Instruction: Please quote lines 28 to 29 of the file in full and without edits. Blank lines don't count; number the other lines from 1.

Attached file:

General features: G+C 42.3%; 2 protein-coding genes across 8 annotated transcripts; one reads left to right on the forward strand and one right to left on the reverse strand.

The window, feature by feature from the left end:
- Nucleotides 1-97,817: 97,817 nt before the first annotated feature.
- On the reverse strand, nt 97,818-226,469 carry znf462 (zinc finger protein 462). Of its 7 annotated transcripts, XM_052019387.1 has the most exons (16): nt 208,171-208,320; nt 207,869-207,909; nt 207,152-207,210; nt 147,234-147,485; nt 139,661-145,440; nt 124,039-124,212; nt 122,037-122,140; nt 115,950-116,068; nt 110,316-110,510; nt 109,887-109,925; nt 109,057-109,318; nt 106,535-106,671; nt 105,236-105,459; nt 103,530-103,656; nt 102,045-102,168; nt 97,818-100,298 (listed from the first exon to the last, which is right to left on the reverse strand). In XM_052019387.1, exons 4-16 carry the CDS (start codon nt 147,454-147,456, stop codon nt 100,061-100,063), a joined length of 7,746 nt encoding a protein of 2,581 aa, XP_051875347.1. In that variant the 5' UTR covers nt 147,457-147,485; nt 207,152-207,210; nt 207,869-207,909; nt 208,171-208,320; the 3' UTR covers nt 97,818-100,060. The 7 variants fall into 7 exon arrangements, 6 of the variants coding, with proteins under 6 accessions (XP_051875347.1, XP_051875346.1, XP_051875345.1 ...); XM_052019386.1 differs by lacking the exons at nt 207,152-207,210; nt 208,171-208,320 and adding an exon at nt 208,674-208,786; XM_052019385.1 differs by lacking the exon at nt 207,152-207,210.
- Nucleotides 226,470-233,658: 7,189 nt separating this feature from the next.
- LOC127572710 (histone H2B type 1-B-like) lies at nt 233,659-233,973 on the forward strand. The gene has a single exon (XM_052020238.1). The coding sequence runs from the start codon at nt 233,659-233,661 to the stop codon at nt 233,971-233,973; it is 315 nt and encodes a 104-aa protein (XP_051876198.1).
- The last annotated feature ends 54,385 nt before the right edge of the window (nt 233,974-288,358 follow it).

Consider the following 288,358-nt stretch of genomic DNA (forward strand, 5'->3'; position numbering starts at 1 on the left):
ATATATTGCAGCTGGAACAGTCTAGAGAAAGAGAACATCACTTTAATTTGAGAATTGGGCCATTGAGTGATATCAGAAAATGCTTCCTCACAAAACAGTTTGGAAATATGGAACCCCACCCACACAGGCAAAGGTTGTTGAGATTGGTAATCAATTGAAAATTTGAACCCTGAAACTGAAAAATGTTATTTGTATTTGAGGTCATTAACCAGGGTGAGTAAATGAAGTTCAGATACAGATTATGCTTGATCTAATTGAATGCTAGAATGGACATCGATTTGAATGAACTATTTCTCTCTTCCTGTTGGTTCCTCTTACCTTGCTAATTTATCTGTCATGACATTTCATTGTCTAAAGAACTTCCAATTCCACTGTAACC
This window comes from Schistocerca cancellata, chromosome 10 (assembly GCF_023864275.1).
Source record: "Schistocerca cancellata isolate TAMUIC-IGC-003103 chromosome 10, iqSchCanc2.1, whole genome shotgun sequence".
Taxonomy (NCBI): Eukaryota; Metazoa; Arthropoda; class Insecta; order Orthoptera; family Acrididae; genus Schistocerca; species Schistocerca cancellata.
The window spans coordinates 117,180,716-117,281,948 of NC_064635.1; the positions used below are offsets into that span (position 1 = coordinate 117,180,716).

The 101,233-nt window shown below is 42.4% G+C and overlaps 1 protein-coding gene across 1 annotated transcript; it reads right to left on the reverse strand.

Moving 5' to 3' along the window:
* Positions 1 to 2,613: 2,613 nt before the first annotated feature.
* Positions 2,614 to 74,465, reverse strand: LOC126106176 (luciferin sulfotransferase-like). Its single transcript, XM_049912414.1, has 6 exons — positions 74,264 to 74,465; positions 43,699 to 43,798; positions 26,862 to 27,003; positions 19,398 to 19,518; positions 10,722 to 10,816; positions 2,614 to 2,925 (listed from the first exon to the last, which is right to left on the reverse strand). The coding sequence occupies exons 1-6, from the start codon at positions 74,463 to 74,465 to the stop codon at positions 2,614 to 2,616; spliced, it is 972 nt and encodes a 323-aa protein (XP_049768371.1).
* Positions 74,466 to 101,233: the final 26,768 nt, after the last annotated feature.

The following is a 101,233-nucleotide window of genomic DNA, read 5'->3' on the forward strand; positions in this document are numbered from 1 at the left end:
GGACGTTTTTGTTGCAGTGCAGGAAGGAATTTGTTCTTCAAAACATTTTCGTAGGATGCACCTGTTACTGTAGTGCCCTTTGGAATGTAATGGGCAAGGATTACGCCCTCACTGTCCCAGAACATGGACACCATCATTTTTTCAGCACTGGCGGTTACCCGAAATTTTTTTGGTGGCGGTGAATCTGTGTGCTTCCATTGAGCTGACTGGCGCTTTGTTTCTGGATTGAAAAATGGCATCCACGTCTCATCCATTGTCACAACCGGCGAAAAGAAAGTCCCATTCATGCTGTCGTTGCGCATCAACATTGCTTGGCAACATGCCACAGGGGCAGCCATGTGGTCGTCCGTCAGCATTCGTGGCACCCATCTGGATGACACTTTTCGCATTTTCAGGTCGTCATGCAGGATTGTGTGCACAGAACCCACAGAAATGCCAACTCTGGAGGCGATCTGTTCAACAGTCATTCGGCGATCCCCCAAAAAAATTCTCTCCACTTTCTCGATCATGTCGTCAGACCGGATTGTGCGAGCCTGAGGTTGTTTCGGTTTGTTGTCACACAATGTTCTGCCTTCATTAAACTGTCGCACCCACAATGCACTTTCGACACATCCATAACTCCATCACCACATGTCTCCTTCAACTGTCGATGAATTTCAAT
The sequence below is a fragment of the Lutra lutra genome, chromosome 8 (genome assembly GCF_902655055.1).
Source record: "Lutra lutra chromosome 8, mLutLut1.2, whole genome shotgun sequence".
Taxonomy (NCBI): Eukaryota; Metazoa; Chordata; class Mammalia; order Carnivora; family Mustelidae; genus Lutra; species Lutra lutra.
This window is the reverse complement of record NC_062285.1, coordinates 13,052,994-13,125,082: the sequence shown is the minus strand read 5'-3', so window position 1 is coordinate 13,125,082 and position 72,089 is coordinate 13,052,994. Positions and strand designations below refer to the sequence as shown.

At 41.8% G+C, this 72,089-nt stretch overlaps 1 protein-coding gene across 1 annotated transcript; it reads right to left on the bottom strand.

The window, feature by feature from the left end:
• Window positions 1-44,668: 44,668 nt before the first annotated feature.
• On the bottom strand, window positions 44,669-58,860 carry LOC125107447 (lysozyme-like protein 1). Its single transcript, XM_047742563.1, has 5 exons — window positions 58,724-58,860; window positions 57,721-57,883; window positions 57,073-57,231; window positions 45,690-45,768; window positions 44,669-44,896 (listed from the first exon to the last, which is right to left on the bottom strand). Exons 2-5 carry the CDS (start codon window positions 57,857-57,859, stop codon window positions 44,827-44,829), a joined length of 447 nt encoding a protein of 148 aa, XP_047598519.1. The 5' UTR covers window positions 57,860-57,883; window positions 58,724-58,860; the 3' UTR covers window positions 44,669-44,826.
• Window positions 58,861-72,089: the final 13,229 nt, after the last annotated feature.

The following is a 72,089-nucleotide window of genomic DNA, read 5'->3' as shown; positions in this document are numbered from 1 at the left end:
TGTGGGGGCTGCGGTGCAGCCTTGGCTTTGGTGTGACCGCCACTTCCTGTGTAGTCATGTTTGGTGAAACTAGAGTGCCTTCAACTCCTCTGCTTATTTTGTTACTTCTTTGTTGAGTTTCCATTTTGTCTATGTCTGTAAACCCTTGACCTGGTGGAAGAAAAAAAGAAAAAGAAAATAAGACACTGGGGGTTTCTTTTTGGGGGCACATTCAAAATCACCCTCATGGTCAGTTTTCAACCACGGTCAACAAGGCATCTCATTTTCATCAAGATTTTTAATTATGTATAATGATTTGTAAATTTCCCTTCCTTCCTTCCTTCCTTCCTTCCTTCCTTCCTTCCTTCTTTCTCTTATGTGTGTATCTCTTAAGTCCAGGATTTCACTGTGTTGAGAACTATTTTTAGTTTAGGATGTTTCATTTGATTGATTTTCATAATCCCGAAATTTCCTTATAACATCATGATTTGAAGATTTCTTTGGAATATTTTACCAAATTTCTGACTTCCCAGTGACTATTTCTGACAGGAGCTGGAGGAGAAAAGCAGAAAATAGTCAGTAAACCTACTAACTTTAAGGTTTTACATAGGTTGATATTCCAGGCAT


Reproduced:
• On the bottom strand, window positions 44,669-58,860 carry LOC125107447 (lysozyme-like protein 1). Its single transcript, XM_047742563.1, has 5 exons — window positions 58,724-58,860; window positions 57,721-57,883; window positions 57,073-57,231; window positions 45,690-45,768; window positions 44,669-44,896 (listed from the first exon to the last, which is right to left on the bottom strand). Exons 2-5 carry the CDS (start codon window positions 57,857-57,859, stop codon window positions 44,827-44,829), a joined length of 447 nt encoding a protein of 148 aa, XP_047598519.1. The 5' UTR covers window positions 57,860-57,883; window positions 58,724-58,860; the 3' UTR covers window positions 44,669-44,826.
• Window positions 58,861-72,089: the final 13,229 nt, after the last annotated feature.